Turn on the gas supply shut off isolation valve on the supply pipe. Check for leaks with soapy water or leak detection soap. Light up the pilot. Turn on the burner. Recheck for leaks under the temperature control unit.

TEMPERATURE - PRESSURE RELIEF VALVE LEAKS:
If the water is coming out of the pressure-temperature valve, chances are that valve has rust and or sediment under the seat of the valves shut off.

Lifting the lever slightly will allow water to come out faster. Doing so may or may not flush out the sediment or rust. Lift the lever only part way not all the way. Just enough to allow water to forcefully flush out and just enough till the water appears clean.

Doing so might clean out the valves seat & washer. Not always but sometimes. If it seems to work, check it several times or the next few days. May or may not totally solve the problem.

If at anytime flushing the valve does not work, valve replacement is the only know solution. Tanking flushing is also recommended. The instructions for tank flushing can be found in a topic above.

The relief valve could be defective. Replacing it could solve the problem. Too much inlet water pressure and or the thermostats water temperature is set too high or there is sediment under the seat of the valve or in the tank.

VENT TESTING:
A venting system not functioning correctly can be highly dangerous. Fumes can & will contain carbon monoxides. The amounts vary. None is acceptable in the living environment once the vent pipe heats up.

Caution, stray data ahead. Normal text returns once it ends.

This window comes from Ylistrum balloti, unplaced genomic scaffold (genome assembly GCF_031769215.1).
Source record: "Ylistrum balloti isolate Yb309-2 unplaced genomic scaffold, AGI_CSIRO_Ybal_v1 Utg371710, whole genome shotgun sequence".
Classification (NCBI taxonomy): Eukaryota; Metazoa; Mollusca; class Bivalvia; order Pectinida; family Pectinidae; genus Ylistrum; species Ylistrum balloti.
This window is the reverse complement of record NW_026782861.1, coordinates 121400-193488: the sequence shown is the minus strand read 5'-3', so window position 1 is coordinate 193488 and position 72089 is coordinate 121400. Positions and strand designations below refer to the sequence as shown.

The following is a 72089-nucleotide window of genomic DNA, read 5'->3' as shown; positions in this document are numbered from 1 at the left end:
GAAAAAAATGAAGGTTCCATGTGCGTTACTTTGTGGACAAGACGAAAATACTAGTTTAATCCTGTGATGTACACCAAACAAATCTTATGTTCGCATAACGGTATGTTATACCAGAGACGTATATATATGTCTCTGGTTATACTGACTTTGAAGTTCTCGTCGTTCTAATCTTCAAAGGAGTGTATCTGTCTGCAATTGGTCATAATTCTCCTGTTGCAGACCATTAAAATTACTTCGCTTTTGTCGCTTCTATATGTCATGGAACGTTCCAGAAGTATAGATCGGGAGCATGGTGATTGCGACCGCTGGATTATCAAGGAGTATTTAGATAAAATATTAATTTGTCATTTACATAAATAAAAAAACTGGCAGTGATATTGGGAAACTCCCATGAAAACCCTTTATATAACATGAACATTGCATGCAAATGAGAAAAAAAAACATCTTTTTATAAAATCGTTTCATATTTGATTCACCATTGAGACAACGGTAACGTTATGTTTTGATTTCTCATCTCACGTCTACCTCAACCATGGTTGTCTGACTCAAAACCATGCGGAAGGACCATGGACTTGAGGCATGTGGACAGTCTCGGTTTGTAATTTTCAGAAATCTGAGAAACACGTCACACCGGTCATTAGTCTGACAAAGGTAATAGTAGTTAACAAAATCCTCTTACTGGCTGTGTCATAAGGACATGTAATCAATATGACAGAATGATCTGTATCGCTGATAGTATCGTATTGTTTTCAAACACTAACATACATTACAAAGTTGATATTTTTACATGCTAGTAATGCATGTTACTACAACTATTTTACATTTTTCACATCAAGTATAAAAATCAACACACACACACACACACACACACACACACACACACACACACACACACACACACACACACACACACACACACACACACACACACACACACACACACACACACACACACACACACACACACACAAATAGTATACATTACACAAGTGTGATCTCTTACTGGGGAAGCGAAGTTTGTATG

If there is suspicions of fumes entering the living area as a result of a blocked and or restricted venting system, it is highly suggested to have a professional test the system.

Most gas companies, natural or propane, do this simple test to ensure public safety. As well as plumbers & installers of water heaters and room/house heating agents, etc.

In order for drafting to take place, the venting system has to have hot gases attempting to escape up the vent pipe. The roof top vent cap does not allow much outside air to enter down the vent pipe.

If the roof top vent cap on the outside rooftop vent pipe is installed correctly, by this I mean not pushed down too much on the exposed pipe end, the cap will do it's job.

Allow hot fumes and gases to escape out to the outside but not allow outside air forced by winds to back flow down the vent pipe.

The down draft Diverter cap installed correctly on the top of the water heater will set up on it's legs. The vent pipe onto it. The open space just beneath the cap and that above the water heaters built in flue pipe, is the space where inside air enters to the vent pipe to help dilute the hot escaping gases and fumes.

Once the water heater, a non power vented type, is warmed up after being on for 5 minutes max time, that space should be drawing in and up wards air very close to it.

The test to verify if inside air is being drawn up wards into the space between the water heaters flue and the down drafters cap, is to strike a stick match. Once a flame is established on the match, put the flame close to that open space.

The down draft diver tor cap installed correctly on the top of the water heater will set up on it's legs. The vent pipe onto it. The open space just beneath the cap and that above the water heaters built in flue pipe, is the space where inside air enters to the vent pipe to help dilute the hot escaping gases and fumes.

Once the water heater, a non power vented type, is warmed up after being on for 5 minutes max time, that space should be drawing in and up wards air very close to it.

The test to verify if inside air is being drawn up wards into the space between the water heaters flue and the down drafters cap, the method is to use a stick match. Once a flame is established on the match, put the flame close to that open space.

Allow the flames to from the match to be drawn to wards the flow of air without being so close the air snuffs the match. The match flames should tilt in wards toward the cap.

This simple test shows the air flow direction. The flames can be allowed to burn down the match stick without going out until the flame gets close to your fingers.